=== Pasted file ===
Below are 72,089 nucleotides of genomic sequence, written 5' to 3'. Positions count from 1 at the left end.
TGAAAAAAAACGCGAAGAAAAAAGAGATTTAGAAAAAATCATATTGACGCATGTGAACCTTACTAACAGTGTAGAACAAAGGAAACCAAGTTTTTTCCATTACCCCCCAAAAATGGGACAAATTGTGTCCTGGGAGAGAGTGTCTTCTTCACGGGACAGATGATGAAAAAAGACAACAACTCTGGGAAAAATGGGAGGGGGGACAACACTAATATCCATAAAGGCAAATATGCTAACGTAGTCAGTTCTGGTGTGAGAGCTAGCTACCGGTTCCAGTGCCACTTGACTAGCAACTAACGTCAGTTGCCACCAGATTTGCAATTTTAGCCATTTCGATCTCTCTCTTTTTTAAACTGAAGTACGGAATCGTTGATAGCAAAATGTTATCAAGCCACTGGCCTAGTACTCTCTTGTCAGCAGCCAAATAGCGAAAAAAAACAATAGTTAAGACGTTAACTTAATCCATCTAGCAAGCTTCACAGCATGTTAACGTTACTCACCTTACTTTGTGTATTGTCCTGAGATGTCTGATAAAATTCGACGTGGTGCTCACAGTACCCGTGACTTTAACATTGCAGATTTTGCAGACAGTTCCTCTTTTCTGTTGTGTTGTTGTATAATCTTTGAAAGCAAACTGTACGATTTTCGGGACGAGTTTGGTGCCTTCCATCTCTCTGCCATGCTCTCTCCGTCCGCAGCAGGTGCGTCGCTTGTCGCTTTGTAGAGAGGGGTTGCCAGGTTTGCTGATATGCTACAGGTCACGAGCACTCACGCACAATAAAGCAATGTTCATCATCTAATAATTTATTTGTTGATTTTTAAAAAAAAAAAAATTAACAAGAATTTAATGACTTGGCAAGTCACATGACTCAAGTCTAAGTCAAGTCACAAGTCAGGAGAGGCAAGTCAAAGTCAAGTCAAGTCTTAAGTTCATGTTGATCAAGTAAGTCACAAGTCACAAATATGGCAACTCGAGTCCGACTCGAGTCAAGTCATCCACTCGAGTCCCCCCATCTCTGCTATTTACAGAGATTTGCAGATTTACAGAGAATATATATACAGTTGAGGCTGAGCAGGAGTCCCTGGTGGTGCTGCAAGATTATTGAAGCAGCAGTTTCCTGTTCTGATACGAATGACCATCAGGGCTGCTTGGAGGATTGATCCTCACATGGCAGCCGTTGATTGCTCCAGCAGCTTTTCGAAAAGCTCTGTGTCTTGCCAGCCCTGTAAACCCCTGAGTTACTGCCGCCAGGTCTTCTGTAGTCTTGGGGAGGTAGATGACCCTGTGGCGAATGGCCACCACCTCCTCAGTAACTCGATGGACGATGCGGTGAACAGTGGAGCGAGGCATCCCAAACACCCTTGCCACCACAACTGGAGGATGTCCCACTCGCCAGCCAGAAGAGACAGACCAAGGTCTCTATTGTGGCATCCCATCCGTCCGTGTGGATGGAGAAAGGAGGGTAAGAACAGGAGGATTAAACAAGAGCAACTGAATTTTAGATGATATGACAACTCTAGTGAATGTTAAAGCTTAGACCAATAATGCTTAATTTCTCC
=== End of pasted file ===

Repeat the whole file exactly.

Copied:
Below are 72,089 nucleotides of genomic sequence, written 5' to 3'. Positions count from 1 at the left end.
TGAAAAAAAACGCGAAGAAAAAAGAGATTTAGAAAAAATCATATTGACGCATGTGAACCTTACTAACAGTGTAGAACAAAGGAAACCAAGTTTTTTCCATTACCCCCCAAAAATGGGACAAATTGTGTCCTGGGAGAGAGTGTCTTCTTCACGGGACAGATGATGAAAAAAGACAACAACTCTGGGAAAAATGGGAGGGGGGACAACACTAATATCCATAAAGGCAAATATGCTAACGTAGTCAGTTCTGGTGTGAGAGCTAGCTACCGGTTCCAGTGCCACTTGACTAGCAACTAACGTCAGTTGCCACCAGATTTGCAATTTTAGCCATTTCGATCTCTCTCTTTTTTAAACTGAAGTACGGAATCGTTGATAGCAAAATGTTATCAAGCCACTGGCCTAGTACTCTCTTGTCAGCAGCCAAATAGCGAAAAAAAACAATAGTTAAGACGTTAACTTAATCCATCTAGCAAGCTTCACAGCATGTTAACGTTACTCACCTTACTTTGTGTATTGTCCTGAGATGTCTGATAAAATTCGACGTGGTGCTCACAGTACCCGTGACTTTAACATTGCAGATTTTGCAGACAGTTCCTCTTTTCTGTTGTGTTGTTGTATAATCTTTGAAAGCAAACTGTACGATTTTCGGGACGAGTTTGGTGCCTTCCATCTCTCTGCCATGCTCTCTCCGTCCGCAGCAGGTGCGTCGCTTGTCGCTTTGTAGAGAGGGGTTGCCAGGTTTGCTGATATGCTACAGGTCACGAGCACTCACGCACAATAAAGCAATGTTCATCATCTAATAATTTATTTGTTGATTTTTAAAAAAAAAAAAATTAACAAGAATTTAATGACTTGGCAAGTCACATGACTCAAGTCTAAGTCAAGTCACAAGTCAGGAGAGGCAAGTCAAAGTCAAGTCAAGTCTTAAGTTCATGTTGATCAAGTAAGTCACAAGTCACAAATATGGCAACTCGAGTCCGACTCGAGTCAAGTCATCCACTCGAGTCCCCCCATCTCTGCTATTTACAGAGATTTGCAGATTTACAGAGAATATATATACAGTTGAGGCTGAGCAGGAGTCCCTGGTGGTGCTGCAAGATTATTGAAGCAGCAGTTTCCTGTTCTGATACGAATGACCATCAGGGCTGCTTGGAGGATTGATCCTCACATGGCAGCCGTTGATTGCTCCAGCAGCTTTTCGAAAAGCTCTGTGTCTTGCCAGCCCTGTAAACCCCTGAGTTACTGCCGCCAGGTCTTCTGTAGTCTTGGGGAGGTAGATGACCCTGTGGCGAATGGCCACCACCTCCTCAGTAACTCGATGGACGATGCGGTGAACAGTGGAGCGAGGCATCCCAAACACCCTTGCCACCACAACTGGAGGATGTCCCACTCGCCAGCCAGAAGAGACAGACCAAGGTCTCTATTGTGGCATCCCATCCGTCCGTGTGGATGGAGAAAGGAGGGTAAGAACAGGAGGATTAAACAAGAGCAACTGAATTTTAGATGATATGACAACTCTAGTGAATGTTAAAGCTTAGACCAATAATGCTTAATTTCTCC